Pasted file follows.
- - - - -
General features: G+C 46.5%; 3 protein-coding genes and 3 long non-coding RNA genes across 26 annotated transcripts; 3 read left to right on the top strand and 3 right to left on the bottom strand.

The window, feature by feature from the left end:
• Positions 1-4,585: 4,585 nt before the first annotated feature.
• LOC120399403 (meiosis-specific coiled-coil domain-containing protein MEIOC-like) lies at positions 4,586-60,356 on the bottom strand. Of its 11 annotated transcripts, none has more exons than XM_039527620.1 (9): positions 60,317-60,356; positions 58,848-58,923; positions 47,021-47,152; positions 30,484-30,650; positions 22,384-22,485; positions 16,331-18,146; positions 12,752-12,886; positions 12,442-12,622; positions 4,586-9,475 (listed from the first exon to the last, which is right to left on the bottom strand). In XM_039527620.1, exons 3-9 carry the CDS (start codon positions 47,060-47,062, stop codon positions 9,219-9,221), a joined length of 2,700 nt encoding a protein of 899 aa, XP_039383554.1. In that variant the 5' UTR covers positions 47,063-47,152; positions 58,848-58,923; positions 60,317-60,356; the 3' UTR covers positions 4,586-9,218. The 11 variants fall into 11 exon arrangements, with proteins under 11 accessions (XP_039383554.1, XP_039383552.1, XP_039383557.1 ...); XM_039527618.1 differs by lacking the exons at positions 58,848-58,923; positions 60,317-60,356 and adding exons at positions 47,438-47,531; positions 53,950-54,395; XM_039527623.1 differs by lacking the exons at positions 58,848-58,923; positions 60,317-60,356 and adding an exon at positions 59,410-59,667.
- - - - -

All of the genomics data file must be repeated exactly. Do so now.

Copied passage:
General features: G+C 46.5%; 3 protein-coding genes and 3 long non-coding RNA genes across 26 annotated transcripts; 3 read left to right on the top strand and 3 right to left on the bottom strand.

The window, feature by feature from the left end:
• Positions 1-4,585: 4,585 nt before the first annotated feature.
• LOC120399403 (meiosis-specific coiled-coil domain-containing protein MEIOC-like) lies at positions 4,586-60,356 on the bottom strand. Of its 11 annotated transcripts, none has more exons than XM_039527620.1 (9): positions 60,317-60,356; positions 58,848-58,923; positions 47,021-47,152; positions 30,484-30,650; positions 22,384-22,485; positions 16,331-18,146; positions 12,752-12,886; positions 12,442-12,622; positions 4,586-9,475 (listed from the first exon to the last, which is right to left on the bottom strand). In XM_039527620.1, exons 3-9 carry the CDS (start codon positions 47,060-47,062, stop codon positions 9,219-9,221), a joined length of 2,700 nt encoding a protein of 899 aa, XP_039383554.1. In that variant the 5' UTR covers positions 47,063-47,152; positions 58,848-58,923; positions 60,317-60,356; the 3' UTR covers positions 4,586-9,218. The 11 variants fall into 11 exon arrangements, with proteins under 11 accessions (XP_039383554.1, XP_039383552.1, XP_039383557.1 ...); XM_039527618.1 differs by lacking the exons at positions 58,848-58,923; positions 60,317-60,356 and adding exons at positions 47,438-47,531; positions 53,950-54,395; XM_039527623.1 differs by lacking the exons at positions 58,848-58,923; positions 60,317-60,356 and adding an exon at positions 59,410-59,667.